Zohra Bensemra/Reuters /Landov
Syrians and Turks show their support for Syrian President Bashar Assad in Turkey's southern city of Antakya on Feb. 19. Assad is a member of the minority Alawite religious sect, and many Alawites on both sides of the border support him.
The Syrian regime's heavy crackdown on dissent has led to a sharp plunge in relations with neighboring Turkey. But the regime does have its Turkish supporters — mainly members of the Alawite minority, the same Islamic sect Syria's ruling Assad family comes from. And that has resulted in complicated loyalties among some Turks, especially those along the border in southeastern Turkey's Hatay province.
Turkey's Prime Minister Recep Tayyip Erdogan has steadily sharpened his rhetoric against his former ally, Syrian President Bashar Assad, as the death toll in Syria has climbed. That stance is generally popular on most Turkish streets, but not all.
Last month in Hatay province, a large demonstration featured the classic pro-Assad chant: "Allah, Syria, Bashar, that's all."
The moment highlighted the deep ambivalence among Turkey's own Alawite minority about the international pressure to topple Assad, a fellow Alawite.
The Alawites split from mainstream Shiite Muslims more than 1,000 years ago over religious doctrine. Though the government does not keep official figures, it's estimated that Alawites make up just a small percentage of the population in Sunni-majority Turkey.
Bonds Of History And Family
Cafe owner Zeynal Urlu, a Sunni from Antakya, the administrative capital of Hatay, says Turkish Alawites know Assad has protected Syrian Alawites, something Turkey's leaders have not always done. But he says as the violence intensifies, that support is becoming harder to justify.
"Yes, now we feel the tension rising. The Alawites here are supporting the Assad regime without condition, and have even demonstrated for him. They see the situation primarily through the lens of their sectarian identity," Urlu says.
Analyst Cem Dogan at Mustafa Kemal University in Antakya says the relatively sizable Alawite population in Hatay sharpens fears of sectarian conflict.
"The people who live here for the most part are related to the Alawites in Syria. There are bonds of history and friendship," Dogan says. "And since Hatay is a province that has to a large degree turned its face toward Syria, it creates problems on an emotional scale."
Hatay's complicated history has much to do with the intensity of feelings about Syria in the area.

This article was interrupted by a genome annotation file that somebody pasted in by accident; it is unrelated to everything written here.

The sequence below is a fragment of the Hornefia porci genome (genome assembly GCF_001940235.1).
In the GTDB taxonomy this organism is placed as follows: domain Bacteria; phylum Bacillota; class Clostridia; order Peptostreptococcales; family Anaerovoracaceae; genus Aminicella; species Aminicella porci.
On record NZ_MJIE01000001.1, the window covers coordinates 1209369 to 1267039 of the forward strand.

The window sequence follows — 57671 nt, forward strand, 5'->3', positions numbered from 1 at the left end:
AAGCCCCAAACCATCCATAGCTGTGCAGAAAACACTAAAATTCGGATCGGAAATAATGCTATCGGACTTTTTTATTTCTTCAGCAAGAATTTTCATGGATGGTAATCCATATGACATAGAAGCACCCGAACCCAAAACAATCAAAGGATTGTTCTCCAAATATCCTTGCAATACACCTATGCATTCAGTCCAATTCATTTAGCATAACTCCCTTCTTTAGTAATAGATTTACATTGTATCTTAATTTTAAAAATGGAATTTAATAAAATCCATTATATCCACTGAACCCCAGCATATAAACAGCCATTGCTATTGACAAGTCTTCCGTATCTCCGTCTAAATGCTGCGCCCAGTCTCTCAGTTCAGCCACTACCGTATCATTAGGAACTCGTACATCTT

When the Ottoman Empire collapsed after World War I, Hatay was ceded to Syria, which angered the new Turkish leader, Mustafa Kemal Ataturk. By 1938, the nominally independent "Republic of Hatay" was declared, under a voting process that critics said gave short shrift to minority rights. Several months later, Hatay became part of modern Turkey.
Tensions between Turkey and Syria would linger until the early part of this century, when Turkey's Erdogan worked hard to thaw relations with Syria's Assad. The Syrian uprising and the regime's bloody response to it followed, and Syrian-Turkish ties soured again.
Zohra Bensemra/Reuters /Landov
Syrians and Turks show their support for Syria's Assad in Antakya on Feb. 19. Hatay province, where Antakya is located, was once part of Syria.
Syrians and Turks show their support for Syria's Assad in Antakya on Feb. 19. Hatay province, where Antakya is located, was once part of Syria. Zohra Bensemra/Reuters /Landov
Threats On Both Sides Of The Border
Urlu, the cafe owner, says the Alawite focus on minority rights is understandable, but it's not helping Syrians facing horrific bloodshed if everyone takes a strategic, not a humanitarian, view of the uprising.
"Everyone hates the killing, because at the end of the day this is Muslim killing Muslim, and that's unacceptable," Urlu says. "But there are other dimensions as well. For instance, Russia is supporting the regime at all costs. Why? To protect their Mediterranean military port. So they back the Alawite regime, with the help of Iran. And that makes people here nervous."
From a rooftop in the Turkish village of Guvecci, Syrians who have fled there for safety can see the green hillsides of their homeland, and some say they've seen Syrian troops at work, possibly laying mines.
Tamer Faizo, 19, says he has family on both sides of the border — not an unusual situation in Hatay province.
He says he hasn't seen many weapons going across this border yet — nothing more than a few guns at a time. But if anyone is looking to smuggle weapons to the Free Syrian Army, he says, he is ready to help.
Hatay's complicated loyalties are also giving rise to a bumper crop of rumors about local spies assisting Syrian intelligence, helping them track Free Syrian Army leaders and other wanted men — just one more factor ratcheting up tensions in the border province.